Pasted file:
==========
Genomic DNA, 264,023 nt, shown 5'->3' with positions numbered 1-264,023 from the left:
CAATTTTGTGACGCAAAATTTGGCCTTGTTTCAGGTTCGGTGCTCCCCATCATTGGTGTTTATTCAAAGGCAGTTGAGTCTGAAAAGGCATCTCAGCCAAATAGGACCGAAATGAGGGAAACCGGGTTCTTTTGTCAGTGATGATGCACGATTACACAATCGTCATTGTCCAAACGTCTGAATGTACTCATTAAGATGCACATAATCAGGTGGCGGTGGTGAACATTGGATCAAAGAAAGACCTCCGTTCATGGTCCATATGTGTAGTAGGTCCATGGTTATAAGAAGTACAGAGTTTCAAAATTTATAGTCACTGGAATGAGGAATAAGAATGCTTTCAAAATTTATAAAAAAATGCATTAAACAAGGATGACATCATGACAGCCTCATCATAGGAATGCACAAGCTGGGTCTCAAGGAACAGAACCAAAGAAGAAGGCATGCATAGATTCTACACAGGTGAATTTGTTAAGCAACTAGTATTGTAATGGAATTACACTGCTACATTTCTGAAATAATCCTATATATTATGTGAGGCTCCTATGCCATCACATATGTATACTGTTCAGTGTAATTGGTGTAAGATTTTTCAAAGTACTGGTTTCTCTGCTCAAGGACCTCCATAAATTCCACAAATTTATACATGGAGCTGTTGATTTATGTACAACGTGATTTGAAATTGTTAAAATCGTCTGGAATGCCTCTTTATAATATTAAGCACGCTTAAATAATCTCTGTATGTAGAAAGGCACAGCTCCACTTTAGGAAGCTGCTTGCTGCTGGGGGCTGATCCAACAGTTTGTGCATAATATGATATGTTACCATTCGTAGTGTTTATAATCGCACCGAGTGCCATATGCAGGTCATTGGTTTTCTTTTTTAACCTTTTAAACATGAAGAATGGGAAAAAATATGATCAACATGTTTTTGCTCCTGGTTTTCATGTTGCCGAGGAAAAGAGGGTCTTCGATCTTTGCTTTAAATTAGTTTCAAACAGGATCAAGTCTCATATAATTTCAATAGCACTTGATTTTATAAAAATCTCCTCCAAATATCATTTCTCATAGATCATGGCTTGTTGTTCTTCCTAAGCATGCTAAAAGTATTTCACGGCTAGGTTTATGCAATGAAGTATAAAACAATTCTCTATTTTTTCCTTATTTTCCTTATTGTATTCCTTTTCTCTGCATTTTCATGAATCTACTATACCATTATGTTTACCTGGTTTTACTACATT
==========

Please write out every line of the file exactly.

Genomic DNA, 264,023 nt, shown 5'->3' with positions numbered 1-264,023 from the left:
CAATTTTGTGACGCAAAATTTGGCCTTGTTTCAGGTTCGGTGCTCCCCATCATTGGTGTTTATTCAAAGGCAGTTGAGTCTGAAAAGGCATCTCAGCCAAATAGGACCGAAATGAGGGAAACCGGGTTCTTTTGTCAGTGATGATGCACGATTACACAATCGTCATTGTCCAAACGTCTGAATGTACTCATTAAGATGCACATAATCAGGTGGCGGTGGTGAACATTGGATCAAAGAAAGACCTCCGTTCATGGTCCATATGTGTAGTAGGTCCATGGTTATAAGAAGTACAGAGTTTCAAAATTTATAGTCACTGGAATGAGGAATAAGAATGCTTTCAAAATTTATAAAAAAATGCATTAAACAAGGATGACATCATGACAGCCTCATCATAGGAATGCACAAGCTGGGTCTCAAGGAACAGAACCAAAGAAGAAGGCATGCATAGATTCTACACAGGTGAATTTGTTAAGCAACTAGTATTGTAATGGAATTACACTGCTACATTTCTGAAATAATCCTATATATTATGTGAGGCTCCTATGCCATCACATATGTATACTGTTCAGTGTAATTGGTGTAAGATTTTTCAAAGTACTGGTTTCTCTGCTCAAGGACCTCCATAAATTCCACAAATTTATACATGGAGCTGTTGATTTATGTACAACGTGATTTGAAATTGTTAAAATCGTCTGGAATGCCTCTTTATAATATTAAGCACGCTTAAATAATCTCTGTATGTAGAAAGGCACAGCTCCACTTTAGGAAGCTGCTTGCTGCTGGGGGCTGATCCAACAGTTTGTGCATAATATGATATGTTACCATTCGTAGTGTTTATAATCGCACCGAGTGCCATATGCAGGTCATTGGTTTTCTTTTTTAACCTTTTAAACATGAAGAATGGGAAAAAATATGATCAACATGTTTTTGCTCCTGGTTTTCATGTTGCCGAGGAAAAGAGGGTCTTCGATCTTTGCTTTAAATTAGTTTCAAACAGGATCAAGTCTCATATAATTTCAATAGCACTTGATTTTATAAAAATCTCCTCCAAATATCATTTCTCATAGATCATGGCTTGTTGTTCTTCCTAAGCATGCTAAAAGTATTTCACGGCTAGGTTTATGCAATGAAGTATAAAACAATTCTCTATTTTTTCCTTATTTTCCTTATTGTATTCCTTTTCTCTGCATTTTCATGAATCTACTATACCATTATGTTTACCTGGTTTTACTACATT